Google Reader is on its way out. We’ve known this for a while. Its dwindling user base have been clamouring to offload their data into Feedly, NetNewsWire, Digg, et cetera.
None of these are “bad products.” All are reasonably fast, reliable, have had competent launches, and are attractive. However, if we take a look at my choice, Digg Reader, we can see that underneath, besides the more attractive styling and much faster scrolling, it’s still broadly similar to Google Reader.
I suppose I’m a little disappointed. I hadn’t touched Reader in years, so when I imported my data into Digg, that meant the best part of an hour spent going through, deleting many of the feeds I had subscribed to years ago: the good-cause blogs, the development logs for products that have since been released and superseded, the ‘angry liberal’ blogs from my militant atheist days, and (oh god) the lolcats. Many of these feeds hadn’t been updated in years, either because the site had moved, changed blogging engines, or the blog’s owner had simply stopped updating.
I suppose I was looking for something different. One of Google’s major successes has been Gmail, and a large portion of that success, back when it launched, was that it took what we expected about mail at the time and threw it out the window. Messages could be removed from the inbox without deleting or laboriously moving them. Multiple tags could be assigned at once. Spam went away without even hitting the inbox. Later additions like Priority Inbox have built on this.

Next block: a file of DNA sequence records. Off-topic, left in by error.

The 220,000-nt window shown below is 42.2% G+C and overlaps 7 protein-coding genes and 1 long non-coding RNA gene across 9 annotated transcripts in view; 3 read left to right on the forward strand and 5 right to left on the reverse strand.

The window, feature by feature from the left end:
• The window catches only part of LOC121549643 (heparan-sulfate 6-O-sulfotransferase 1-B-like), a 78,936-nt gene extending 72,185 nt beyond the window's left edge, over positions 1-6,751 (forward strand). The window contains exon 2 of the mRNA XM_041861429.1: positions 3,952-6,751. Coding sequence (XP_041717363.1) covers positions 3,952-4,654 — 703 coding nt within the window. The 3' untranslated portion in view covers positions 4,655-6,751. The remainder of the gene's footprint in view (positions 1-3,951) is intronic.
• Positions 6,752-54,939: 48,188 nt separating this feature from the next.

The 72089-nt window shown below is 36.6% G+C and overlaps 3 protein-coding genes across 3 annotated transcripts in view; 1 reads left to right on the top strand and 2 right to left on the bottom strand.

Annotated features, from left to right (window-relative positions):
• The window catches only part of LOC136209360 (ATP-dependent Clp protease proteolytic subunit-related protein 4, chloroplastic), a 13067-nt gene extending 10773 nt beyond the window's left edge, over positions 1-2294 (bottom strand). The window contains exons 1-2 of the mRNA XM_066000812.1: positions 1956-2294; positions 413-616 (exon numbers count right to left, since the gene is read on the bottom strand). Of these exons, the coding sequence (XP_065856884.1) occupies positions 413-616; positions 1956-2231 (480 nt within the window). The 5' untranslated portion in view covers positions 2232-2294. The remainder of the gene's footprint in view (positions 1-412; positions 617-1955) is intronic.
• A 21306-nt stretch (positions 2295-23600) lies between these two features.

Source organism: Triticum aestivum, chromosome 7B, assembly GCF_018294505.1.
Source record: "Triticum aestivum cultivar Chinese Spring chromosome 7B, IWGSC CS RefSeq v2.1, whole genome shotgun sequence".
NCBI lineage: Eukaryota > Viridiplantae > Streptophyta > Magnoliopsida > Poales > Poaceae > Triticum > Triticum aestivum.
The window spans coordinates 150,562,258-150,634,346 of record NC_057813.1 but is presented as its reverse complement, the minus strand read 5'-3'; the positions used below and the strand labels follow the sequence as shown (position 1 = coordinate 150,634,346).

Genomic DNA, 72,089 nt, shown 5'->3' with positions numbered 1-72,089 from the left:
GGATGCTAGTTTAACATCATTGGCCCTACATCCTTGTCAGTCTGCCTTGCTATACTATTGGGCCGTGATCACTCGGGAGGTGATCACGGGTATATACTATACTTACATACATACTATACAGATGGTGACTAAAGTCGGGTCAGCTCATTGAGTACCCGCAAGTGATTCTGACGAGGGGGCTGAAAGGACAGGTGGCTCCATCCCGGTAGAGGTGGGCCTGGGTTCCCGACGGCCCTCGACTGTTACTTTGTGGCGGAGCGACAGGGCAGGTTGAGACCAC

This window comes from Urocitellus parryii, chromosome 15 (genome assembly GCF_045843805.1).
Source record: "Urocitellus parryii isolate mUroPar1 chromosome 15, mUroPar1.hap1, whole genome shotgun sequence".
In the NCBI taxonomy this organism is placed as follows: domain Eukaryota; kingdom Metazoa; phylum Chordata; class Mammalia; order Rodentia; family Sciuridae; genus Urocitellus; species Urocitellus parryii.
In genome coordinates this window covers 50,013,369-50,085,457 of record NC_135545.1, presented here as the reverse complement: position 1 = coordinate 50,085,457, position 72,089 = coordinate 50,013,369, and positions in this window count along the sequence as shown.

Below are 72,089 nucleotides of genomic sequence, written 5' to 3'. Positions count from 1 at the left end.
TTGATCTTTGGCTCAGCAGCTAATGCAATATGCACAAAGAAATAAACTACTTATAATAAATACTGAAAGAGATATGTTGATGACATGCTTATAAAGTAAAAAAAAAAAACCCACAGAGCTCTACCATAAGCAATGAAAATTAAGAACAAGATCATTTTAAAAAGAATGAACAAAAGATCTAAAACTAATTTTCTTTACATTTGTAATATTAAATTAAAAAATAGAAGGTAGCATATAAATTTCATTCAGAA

The trouble is that Google Reader (along with its ilk) is now much like Outlook Express 5. There are a few tools that do a different take on feed reading (Flipboard, for instance) but none have yet shaken it up like Gmail did.
My own tendency has recently been to use a combination of Twitter, Facebook, Google+ and Instapaper to find and collate things to read on the train. I don’t think, though, that this means that feed-reading is dead, any more than MSN Messenger killed email. Someone just needs to come up with a different way of doing it, that:
- is more convenient than either “traditional” readers, or manually collating articles;
- doesn’t suck.
I hope we don’t have to wait for too long before something like this comes along.